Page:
A major poll of the political outlooks of Asian Americans revealed that neither Democrats nor Republicans are doing much to tap into the voting power of one of the fastest growing ethnic populations in the state of Illinois - and in the country.
The results were part of a national survey organized by the nonpartisan organization Asian Pacific Islander Vote and the Asian American Justice Center.
According to lead pollster David Mermin, who spoke in a news conference call on July 17, they were able to draw some conclusions about the political leanings of Asian American voters. "They are really quite solidly behind the Democratic Party," he remarked. "In particular, they think that Democrats do better than Republicans at treating all Americans fairly and equally."
Mermin cautioned, though, that Asian Illinoisans could be more prone to lean toward Republican candidates when it came to Congressional elections. Furthermore, he added, "While Democrats have a clear advantage with these voters, there is a substantial undecided vote as well." In fact, poll findings showed that nearly one quarter of Asian Americans who took part in the survey would be undecided between a GOP or Democratic candidate if a Congressional election were to be held now.
This could be partially attributed, he suggested, to the lack of outreach to this group. "The Republicans have really fallen short in their effort to communicate with these voters," said Mermin. "On the Republican side, it's up to 75 percent [of Asian Illinois residents] not getting contact." Democrats, too, have fallen behind on making contact with them, Mermin noted.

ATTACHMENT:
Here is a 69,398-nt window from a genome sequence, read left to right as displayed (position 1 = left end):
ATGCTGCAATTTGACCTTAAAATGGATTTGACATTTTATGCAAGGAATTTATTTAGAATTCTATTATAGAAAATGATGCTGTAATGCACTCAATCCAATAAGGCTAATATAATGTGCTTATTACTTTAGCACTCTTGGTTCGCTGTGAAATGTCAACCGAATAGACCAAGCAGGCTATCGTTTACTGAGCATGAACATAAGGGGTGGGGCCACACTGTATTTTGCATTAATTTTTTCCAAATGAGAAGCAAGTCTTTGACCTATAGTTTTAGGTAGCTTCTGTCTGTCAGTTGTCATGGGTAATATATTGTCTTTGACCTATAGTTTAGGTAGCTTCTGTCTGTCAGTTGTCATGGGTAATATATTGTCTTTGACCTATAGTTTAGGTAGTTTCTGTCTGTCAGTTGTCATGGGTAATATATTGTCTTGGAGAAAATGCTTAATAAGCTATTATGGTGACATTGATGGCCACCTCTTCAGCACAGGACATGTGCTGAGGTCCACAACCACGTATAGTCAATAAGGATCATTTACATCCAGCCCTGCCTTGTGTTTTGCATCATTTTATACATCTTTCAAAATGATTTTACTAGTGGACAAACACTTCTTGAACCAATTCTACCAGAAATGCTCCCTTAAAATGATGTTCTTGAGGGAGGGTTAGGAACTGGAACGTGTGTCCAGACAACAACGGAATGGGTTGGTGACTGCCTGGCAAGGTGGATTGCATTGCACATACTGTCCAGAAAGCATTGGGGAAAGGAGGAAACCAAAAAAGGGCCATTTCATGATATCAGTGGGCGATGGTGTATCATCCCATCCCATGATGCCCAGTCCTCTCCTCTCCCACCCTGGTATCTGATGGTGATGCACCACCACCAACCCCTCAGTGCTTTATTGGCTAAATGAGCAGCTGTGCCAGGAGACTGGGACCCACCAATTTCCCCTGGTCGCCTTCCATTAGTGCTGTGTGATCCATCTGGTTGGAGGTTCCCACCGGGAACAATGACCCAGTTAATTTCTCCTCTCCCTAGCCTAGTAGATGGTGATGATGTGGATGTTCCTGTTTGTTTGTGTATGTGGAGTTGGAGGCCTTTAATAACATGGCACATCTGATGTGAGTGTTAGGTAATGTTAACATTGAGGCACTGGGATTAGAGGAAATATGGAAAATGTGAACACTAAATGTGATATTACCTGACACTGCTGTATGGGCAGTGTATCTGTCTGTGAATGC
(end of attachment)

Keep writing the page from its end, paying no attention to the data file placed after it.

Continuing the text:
These facts, said Mermin, "suggest a need to clarify to these voters what the differences are for candidates who want to win their votes."
The dilemma will worsen over time, too, because, according to APIAVote executive director Christine Chen, 600,000 new Asian Americans have become part of the electorate since 2008, and that number is expected to grow continuously.
The good news for Obama supporters is that, nationwide, 59 percent of Asian Americans would vote for President Obama in the election; that's an increase of three percent over those who said they would vote for him back in 2008. And that 59 percent is even more uplifting for Obama when compared to just 13 percent of U.S. Asians who intend to vote for Republican Mitt Romney.
The state of Nevada, meanwhile, is a bit of a wild card, the survey found. That's because there, Asian Americans were found to be highly critical of Obama, and leaned more toward Romney. Mermin noted that four in five Asian Nevada residents said they would vote this year. He underscored the fact, however, that the Democratic Party had contacted only 28 percent of them this year.
Mee Moua, president and executive director of the Asian American Justice Center, commented, "Not only are party leaders not paying attention to those of us who are already in their base, they're not even fighting for those of us who are independent and waiting to be wooed."
The general consensus was that more attention would have to be given to this portion of the electorate.
"The political leaders who engage the Asian American communities as part of their core strategy will be rewarded by the margin of victory they deserve," Moua concluded. "And those who ignore us...do so at their own peril."
Photo: President Obama shakes hands with Rep. Judy Chu, D.-Calif., at the Asian Pacific American Institute for Congressional Studies dinner. 59 percent of Asian Americans nationwide say they will vote for Obama this year. Carolyn Kaster/AP